To a great extent, Art Deco is epitomized by the works that were shown at the Exposition Internationale des Arts Décoratifs et Industriels Modernes (International Exhibition of Modern and Industrial Decorative Arts), held in Paris in 1925. Indeed, the name of this vast exhibition would later be abbreviated to Art Deco, giving a catch-all label—perhaps somewhat imprecise—to the enormous range of decorative arts and architecture created between the first and second world wars.
Disillusioned by the commercial failure of Art Nouveau and concerned by competitive advances in design and manufacturing made by Austria and Germany in the early years of the century, French designers recognized that they could rejuvenate a moribund industry (and an important sector of the French economy) by reestablishing their traditional role as international leaders in the luxury trades (a reputation that reached its apex in the eighteenth century). The founding in 1900 of the Société des Artistes Décorateurs (the Society of Artist-Decorators), a professional designers’ association, marked the first official encouragement of new standards for French design and production through their annual exhibitions of member work. In 1912, the French government voted to sponsor an international exhibition of decorative arts to promote French preeminence in the design field. The exhibition, originally scheduled for 1915, was postponed on account of World War I and did not take place until 1925.
The Exposition Internationale des Arts Décoratifs et Industriels Modernes in Paris was a vast state-sponsored fair that dazzled more than 16 million visitors during its seven-month run. The works exhibited—everything from architecture and interior design to jewelry and perfumes—were principally intended to promote and proclaim French supremacy in the production of luxury goods. The primary requirement for inclusion (more than twenty countries were invited to participate) was that all works had to be thoroughly modern, no copying of historical styles of the past would be permitted. Nonetheless, much of what was exhibited was firmly rooted in the traditions of the past. The stylistic unity of exhibits indicates that Art Deco was already an internationally mature style by 1925—one that had flourished in the years following World War I and peaked at the time of the fair. The enormous commercial success of Art Deco ensured that designers and manufacturers throughout Europe continued to promote this style until well into the 1930s.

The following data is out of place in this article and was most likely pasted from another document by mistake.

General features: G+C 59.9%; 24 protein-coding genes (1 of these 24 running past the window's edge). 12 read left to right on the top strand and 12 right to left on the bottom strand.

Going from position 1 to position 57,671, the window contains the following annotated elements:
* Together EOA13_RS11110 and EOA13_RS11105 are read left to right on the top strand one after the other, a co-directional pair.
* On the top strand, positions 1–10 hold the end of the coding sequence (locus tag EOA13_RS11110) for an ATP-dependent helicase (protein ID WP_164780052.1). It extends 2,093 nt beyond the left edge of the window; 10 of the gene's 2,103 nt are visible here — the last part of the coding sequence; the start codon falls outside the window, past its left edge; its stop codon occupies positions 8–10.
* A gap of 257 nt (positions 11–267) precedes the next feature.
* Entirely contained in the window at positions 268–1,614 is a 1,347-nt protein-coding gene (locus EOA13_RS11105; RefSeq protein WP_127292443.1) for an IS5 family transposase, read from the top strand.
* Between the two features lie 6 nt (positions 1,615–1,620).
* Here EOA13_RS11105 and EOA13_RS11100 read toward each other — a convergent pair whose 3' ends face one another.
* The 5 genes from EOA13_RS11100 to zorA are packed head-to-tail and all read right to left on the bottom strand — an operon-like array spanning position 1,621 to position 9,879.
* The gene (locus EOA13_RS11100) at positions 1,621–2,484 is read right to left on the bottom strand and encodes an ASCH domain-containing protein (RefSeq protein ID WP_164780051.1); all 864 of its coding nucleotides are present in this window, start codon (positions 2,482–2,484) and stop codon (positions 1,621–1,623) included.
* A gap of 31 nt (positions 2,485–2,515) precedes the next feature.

During the 1920s, Joseph Breck, the Metropolitan’s curator of decorative arts, took a serious interest in European modern design. With the help of a fund established in 1922 by Edward C. Moore Jr. (son of the silversmith Edward C. Moore who also served as president of Tiffany & Company), Breck was able to acquire important works by notable French Art Deco designers such as Ruhlmann, Süe et Mare, Rateau, and Lalique. In 1923, he established the first Museum gallery for modern design, which he reinstalled frequently as new examples were added to the collection. Though Breck’s taste may be considered somewhat conservative by today’s standards, he nonetheless identified the works he acquired as representing the highest achievements of his own day, demonstrating their continuity with longstanding established traditions of design and craftsmanship.
The 1925 Exposition has been considered a triumph of ornament in a variety of guises, and indeed this is one of the defining characteristics of Art Deco. Sometimes ornamentation was straightforwardly applied to the surface of an object, like a decorative skin; other times, potentially utilitarian designs—bowls, plates, vases, even furniture—were in and of themselves purely ornamental, not intended for practical use but rather conceived for their decorative value alone, exploiting the singular beauty of form or material. Painting and sculpture—again, conceived mainly as decoration rather than as serious works of fine art—were an important aspect of Art Deco, as well. Among the most popular and recurring motifs are the human figure, animals, flowers, and plants; abstract geometric decoration was also prevalent.
Exoticism played an important role in the conception of Art Deco. Early on, in 1908, the Russian impresario Sergei Diaghilev arrived in Paris with his dance troupe, the Ballets Russes. The company’s productions—characterized by their somewhat brilliantly colored, outré orientalist sets and costumes that brought to mind the richness of an Ali Baba cave—became instantly popular among fashionable Parisians, making an immediate impact on French taste. During the 1920s and 1930s, the French government encouraged designers to take advantage of resources—like raw materials and a skilled workforce—that could be imported from the nation’s colonies in Asia and Africa. The resulting growth of interest in the arts of colonial countries in Asia and Africa led French designers to explore new materials (sharkskin, ivory, and exotic woods), techniques (lacquering, ceramic glazes), and forms that evoke faraway places and cultures. This trend reached its culmination in the state-sponsored Exposition Coloniale, an enormous display of French colonial culture held on the outskirts of Paris in 1931.
Further, during the Art Deco period there was a fairly wide acceptance by the consumer public of many of the ideas put forth by avant-garde painters and sculptors, especially as they were adapted by designers and applied to fashionable luxury objects that encapsulated the sophisticated tastes of the times. Fauvism, Cubism, and Orphism were among the many fine-arts movements that played an important role in the development of the style.